When I was reporting on Saks Fifth Avenue-owner Richard Baker’s ambitions to buy Neiman Marcus Group over the summer, something kept creeping up. Several brands, and even a few service providers, remarked to me that they were owed quite a bit of money from Baker’s parentco, Hudson’s Bay Company, which owns both Saks Fifth Avenue and Saks, its e-commerce spinoff that launched in 2021 at the height of the luxury boom. Some aggrieved vendors told me that they even refused to ship their fall merchandise to the two entities.
I’m not sure anyone is really killing it right now at multi-brand retail, but I was amazed by the consistency with which Saks came up in these conversations. The is-Saks-in-trouble palace intrigue continued on throughout fashion month, with stories emerging of some brands being owed millions of dollars, other brands pulling out of their agreements, and still others refusing to ship to the store.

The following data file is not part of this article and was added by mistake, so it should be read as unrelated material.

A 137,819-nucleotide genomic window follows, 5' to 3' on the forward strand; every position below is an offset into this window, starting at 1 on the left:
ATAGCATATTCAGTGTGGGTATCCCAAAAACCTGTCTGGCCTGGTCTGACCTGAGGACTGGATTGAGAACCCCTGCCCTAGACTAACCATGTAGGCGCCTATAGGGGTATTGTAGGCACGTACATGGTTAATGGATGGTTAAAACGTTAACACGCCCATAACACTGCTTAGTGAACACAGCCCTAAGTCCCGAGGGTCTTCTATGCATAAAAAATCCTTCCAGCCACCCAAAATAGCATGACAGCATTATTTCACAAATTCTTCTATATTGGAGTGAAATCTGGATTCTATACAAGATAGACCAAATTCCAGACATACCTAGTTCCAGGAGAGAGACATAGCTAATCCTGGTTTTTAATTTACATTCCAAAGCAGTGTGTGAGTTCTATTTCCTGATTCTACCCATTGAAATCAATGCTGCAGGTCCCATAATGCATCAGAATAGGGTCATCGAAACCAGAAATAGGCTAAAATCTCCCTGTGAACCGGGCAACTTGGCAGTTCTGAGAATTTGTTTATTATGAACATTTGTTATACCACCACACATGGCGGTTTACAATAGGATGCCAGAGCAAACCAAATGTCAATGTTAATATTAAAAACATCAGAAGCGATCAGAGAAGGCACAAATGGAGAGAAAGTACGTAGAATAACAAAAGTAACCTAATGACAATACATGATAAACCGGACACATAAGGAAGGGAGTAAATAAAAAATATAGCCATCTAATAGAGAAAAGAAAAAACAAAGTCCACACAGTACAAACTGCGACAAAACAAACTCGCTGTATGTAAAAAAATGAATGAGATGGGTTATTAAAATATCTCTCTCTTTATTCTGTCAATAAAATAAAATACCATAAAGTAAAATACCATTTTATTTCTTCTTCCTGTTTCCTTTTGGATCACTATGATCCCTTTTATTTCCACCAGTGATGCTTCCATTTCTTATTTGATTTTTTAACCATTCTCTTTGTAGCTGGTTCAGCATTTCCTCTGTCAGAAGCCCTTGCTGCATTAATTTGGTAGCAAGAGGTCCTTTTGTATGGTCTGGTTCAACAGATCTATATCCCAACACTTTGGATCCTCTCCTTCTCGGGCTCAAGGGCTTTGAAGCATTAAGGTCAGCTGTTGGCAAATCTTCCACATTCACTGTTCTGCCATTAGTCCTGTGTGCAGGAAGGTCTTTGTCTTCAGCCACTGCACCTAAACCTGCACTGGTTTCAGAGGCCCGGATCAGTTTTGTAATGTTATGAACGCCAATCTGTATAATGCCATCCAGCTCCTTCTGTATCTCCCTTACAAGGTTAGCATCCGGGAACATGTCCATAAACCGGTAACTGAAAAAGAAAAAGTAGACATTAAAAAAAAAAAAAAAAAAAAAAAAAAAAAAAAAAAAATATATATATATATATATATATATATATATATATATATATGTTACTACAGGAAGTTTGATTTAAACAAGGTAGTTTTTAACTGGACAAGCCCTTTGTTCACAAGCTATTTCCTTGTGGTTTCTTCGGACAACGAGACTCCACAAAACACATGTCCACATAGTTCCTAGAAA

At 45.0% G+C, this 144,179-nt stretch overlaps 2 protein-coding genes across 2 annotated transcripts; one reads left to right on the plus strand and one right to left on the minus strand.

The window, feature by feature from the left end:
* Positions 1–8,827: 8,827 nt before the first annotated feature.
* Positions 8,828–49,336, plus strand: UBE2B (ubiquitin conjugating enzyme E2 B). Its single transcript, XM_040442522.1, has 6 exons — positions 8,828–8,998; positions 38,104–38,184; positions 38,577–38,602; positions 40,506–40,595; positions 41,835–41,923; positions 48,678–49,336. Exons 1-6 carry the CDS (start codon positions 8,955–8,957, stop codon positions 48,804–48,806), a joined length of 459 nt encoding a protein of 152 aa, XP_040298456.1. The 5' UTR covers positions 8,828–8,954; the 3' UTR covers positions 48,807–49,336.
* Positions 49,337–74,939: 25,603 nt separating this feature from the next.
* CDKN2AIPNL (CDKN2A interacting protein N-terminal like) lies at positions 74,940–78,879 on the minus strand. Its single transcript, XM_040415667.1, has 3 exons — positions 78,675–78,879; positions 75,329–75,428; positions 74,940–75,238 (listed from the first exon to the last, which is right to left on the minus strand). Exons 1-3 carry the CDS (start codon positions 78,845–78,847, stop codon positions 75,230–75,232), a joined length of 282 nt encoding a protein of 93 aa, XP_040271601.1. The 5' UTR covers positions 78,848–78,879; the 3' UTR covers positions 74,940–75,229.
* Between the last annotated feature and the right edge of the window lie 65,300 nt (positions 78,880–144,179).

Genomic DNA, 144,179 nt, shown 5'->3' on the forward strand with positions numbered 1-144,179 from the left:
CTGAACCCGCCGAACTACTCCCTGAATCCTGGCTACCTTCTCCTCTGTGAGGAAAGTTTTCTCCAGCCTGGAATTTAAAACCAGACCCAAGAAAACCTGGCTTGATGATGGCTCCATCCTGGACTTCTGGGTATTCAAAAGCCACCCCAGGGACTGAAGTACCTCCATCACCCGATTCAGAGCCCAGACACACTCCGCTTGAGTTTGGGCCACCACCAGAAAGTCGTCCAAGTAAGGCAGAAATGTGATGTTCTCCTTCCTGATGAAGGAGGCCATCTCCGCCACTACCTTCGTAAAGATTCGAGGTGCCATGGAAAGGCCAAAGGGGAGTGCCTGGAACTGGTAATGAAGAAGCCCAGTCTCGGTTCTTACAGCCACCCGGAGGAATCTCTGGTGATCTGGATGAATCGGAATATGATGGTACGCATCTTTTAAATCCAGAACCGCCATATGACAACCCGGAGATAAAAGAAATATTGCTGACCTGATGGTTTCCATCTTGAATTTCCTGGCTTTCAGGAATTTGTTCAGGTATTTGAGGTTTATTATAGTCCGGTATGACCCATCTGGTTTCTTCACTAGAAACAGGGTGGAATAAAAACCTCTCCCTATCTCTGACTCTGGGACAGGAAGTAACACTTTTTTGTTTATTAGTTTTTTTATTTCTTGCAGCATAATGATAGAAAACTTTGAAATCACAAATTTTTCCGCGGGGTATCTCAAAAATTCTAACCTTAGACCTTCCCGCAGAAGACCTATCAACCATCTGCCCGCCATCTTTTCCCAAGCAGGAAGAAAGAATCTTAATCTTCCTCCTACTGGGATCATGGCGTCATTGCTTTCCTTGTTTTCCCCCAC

Was trouble really afoot? Were people merely player-hating on Baker, who has raised at least $2 billion from two Middle Eastern sovereign wealth funds to vacuum up Neiman? Was some Vulcan chess accrual accounting at work? Were people needlessly starting trouble? Or is this just life in retail, where operators must be ruthless cost-cutters, even if that means some vendors don’t get paid on time?